- Existing rules permit ODC to prosecute much of the conduct that would be covered by the proposed rule, “thus making it unnecessary.”
- The proposed rule contains ambiguous terms that could engender litigation and create uncertainty.
- The proposed rule may be unconstitutional.
Id. at pp. 1-2.
The committee’s decision was a good one. Louisiana clearly should not adopt the ABA’s standard. For all of the reasons discussed above, the ABA model rule is fraught with problems.
Moreover, the proposal of the subcommittee was also problematic . Granted, the subcommittee’s proposal was less problematic than the new ABA model rule. For example, it did not brand any sort of “harassment” as misconduct, and thereby avoided the myriad problems associated with the ABA anti-harassment standard. However, the subcommittee’s proposal still raised serious questions. It branded as “misconduct” purely negligent discrimination. And it inexplicably incorporated some of the ABA’s protected classes (race, religion, age, gender, sexual orientation, national origin, marital status, and disability), but excluded others (ethnicity, gender identity, and socioeconomic status).
In my view, Louisiana either should do nothing at all (like what the committee did), or adopt a simpler anti-discrimination standard that is directly tethered to anti-discrimination laws applicable to Louisiana lawyers. Such anti-discrimination laws would include those enacted by the federal government, the State of Louisiana, and local governments. Doing so would avoid the need for the LSBA to “keep up” with changing notions of what personal characteristics are worthy of class protection.3 Doing so would also avoid imposing discipline on innocent and merely negligent lawyers. Here is my proposed language:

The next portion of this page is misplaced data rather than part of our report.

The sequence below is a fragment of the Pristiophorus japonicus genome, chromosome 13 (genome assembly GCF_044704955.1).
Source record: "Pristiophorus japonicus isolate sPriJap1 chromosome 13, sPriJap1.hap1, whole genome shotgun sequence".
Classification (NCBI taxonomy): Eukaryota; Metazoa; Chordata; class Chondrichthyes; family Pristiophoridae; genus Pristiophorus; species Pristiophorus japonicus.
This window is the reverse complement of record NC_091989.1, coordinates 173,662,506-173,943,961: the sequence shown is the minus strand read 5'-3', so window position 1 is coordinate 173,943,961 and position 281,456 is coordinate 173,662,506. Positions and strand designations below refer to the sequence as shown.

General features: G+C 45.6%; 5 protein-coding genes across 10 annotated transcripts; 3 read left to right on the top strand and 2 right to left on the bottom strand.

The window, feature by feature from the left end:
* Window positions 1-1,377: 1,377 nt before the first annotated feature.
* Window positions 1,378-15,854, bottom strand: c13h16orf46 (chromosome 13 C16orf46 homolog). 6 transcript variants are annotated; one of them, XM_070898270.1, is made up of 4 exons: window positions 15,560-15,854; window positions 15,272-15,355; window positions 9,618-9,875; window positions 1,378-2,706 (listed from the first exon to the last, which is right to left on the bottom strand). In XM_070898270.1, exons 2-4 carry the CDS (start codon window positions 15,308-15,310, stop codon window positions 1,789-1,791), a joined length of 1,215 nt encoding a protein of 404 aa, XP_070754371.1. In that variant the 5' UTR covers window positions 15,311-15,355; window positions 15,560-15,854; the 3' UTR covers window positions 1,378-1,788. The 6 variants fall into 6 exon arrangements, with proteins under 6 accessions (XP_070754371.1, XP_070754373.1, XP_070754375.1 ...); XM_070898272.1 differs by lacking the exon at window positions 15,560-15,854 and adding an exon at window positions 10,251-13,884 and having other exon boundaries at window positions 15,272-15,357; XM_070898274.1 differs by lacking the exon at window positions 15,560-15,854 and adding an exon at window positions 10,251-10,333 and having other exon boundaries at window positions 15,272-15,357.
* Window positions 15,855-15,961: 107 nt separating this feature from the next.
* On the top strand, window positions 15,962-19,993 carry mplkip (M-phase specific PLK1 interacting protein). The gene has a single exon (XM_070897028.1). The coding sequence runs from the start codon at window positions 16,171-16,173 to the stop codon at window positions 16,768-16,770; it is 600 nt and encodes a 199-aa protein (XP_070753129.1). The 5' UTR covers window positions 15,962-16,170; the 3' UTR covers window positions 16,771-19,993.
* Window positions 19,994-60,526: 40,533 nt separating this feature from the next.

It is professional misconduct for a lawyer to: . . . (h) engage in conduct in connection with the practice of law that the lawyer knows is unlawful discrimination prohibited by federal, state, or local law. This Rule does not prohibit legitimate advocacy when a protected personal characteristic is relevant to the representation, nor does it limit the ability of a lawyer to accept, decline or withdraw from a representation in accordance with Rule 1.16.
Ultimately, the Louisiana Supreme Court will decide whether this, or any similar anti-discrimination rule, will become part of the Louisiana Rules of Professional Conduct.
- Eleven states are “studying Rule 8.4(g).” Id. ↵
- The amendment was sponsored by the ABA’s Standing Committee on Ethics and Professional Responsibility, the Section of Civil Rights and Social Justice, the Commission on Disability Rights, the Diversity & Inclusion 360 Commission, the Commission on Racial and Ethnic Diversity in the Profession, the Commission on Sexual Orientation and Gender Identity, and the Commission on Women in the Profession. See Lorelei Laird, Discrimination and Harassment Will be Legal Ethics Violations Under ABA Model Rule, ABA Journal (Aug. 8, 2016, 6:36 p.m.). ↵
- For example, my proposal would brand as “misconduct” unlawful conduct based on personal characteristics protected by federal law such as race, color, religion, national origin, age, sex, sexual orientation, gender idenity, pregnancy, citizenship, familial status, disability status, veteran status, and genetic information. ↵